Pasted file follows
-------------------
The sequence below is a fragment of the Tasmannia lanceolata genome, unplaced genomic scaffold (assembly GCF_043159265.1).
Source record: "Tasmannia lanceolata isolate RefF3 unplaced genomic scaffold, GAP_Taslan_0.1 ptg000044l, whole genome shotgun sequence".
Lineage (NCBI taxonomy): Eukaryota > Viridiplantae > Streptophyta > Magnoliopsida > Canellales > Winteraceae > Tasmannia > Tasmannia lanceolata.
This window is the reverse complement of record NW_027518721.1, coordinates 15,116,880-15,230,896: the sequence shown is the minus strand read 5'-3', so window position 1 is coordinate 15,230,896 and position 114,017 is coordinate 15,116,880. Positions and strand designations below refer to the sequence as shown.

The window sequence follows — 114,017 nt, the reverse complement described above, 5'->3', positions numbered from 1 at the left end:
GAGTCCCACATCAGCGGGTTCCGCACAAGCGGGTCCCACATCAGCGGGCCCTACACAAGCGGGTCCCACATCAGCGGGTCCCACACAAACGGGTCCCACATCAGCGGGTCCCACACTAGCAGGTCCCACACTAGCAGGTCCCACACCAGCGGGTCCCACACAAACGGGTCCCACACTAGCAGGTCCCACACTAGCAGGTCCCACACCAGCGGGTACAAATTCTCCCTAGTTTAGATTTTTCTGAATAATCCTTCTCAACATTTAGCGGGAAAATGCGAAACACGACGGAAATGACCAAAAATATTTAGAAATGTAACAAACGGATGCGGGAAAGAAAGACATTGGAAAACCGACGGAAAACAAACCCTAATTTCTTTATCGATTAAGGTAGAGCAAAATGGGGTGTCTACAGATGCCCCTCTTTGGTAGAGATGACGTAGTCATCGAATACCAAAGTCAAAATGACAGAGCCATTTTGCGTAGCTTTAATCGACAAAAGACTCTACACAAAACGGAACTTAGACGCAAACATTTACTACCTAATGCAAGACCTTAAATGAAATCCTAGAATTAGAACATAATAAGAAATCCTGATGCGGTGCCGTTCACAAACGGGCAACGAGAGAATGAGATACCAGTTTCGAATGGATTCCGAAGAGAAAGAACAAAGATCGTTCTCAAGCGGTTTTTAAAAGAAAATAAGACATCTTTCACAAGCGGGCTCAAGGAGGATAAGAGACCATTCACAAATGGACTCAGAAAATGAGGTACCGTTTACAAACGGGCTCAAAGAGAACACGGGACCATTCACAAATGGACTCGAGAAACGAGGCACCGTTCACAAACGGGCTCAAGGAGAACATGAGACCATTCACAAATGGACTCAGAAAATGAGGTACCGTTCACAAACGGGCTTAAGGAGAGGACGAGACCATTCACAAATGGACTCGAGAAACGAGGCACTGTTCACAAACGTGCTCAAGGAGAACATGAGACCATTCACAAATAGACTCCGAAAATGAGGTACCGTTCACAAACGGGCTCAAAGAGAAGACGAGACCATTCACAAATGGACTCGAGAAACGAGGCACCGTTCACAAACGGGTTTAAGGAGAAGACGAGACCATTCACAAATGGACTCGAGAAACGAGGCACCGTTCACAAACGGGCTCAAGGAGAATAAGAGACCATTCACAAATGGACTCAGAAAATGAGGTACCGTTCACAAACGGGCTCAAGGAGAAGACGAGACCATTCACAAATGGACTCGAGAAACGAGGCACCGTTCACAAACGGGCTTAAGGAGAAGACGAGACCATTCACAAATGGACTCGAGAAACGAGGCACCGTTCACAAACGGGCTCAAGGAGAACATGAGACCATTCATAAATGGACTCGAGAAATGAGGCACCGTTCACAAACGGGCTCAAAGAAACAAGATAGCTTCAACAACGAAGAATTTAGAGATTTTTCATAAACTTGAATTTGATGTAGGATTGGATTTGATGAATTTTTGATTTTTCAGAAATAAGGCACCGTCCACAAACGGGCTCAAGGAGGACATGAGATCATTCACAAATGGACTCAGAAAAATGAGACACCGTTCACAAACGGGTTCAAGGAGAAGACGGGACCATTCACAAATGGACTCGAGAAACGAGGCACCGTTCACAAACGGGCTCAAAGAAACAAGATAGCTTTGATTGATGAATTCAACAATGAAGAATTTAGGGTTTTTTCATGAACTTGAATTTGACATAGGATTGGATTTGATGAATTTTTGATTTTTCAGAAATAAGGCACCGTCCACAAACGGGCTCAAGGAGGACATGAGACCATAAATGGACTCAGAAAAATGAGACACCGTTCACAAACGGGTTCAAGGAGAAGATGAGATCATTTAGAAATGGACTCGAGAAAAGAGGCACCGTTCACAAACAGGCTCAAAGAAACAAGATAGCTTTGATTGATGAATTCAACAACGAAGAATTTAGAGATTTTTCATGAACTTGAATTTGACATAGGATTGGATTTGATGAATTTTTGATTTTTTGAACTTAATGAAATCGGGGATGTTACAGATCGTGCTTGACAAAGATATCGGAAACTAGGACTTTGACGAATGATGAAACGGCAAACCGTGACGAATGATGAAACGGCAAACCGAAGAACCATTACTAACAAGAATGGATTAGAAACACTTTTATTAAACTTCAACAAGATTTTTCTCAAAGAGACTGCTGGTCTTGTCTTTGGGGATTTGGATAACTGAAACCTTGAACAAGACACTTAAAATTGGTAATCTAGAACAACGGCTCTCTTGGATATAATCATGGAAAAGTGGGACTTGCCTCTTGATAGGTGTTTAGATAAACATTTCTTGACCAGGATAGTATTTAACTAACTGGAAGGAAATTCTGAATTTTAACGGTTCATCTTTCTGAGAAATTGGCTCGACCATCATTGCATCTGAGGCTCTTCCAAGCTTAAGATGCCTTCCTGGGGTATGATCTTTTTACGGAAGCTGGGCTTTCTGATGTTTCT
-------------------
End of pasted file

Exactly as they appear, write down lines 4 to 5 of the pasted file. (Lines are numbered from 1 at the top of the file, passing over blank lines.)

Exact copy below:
This window is the reverse complement of record NW_027518721.1, coordinates 15,116,880-15,230,896: the sequence shown is the minus strand read 5'-3', so window position 1 is coordinate 15,230,896 and position 114,017 is coordinate 15,116,880. Positions and strand designations below refer to the sequence as shown.

The window sequence follows — 114,017 nt, the reverse complement described above, 5'->3', positions numbered from 1 at the left end: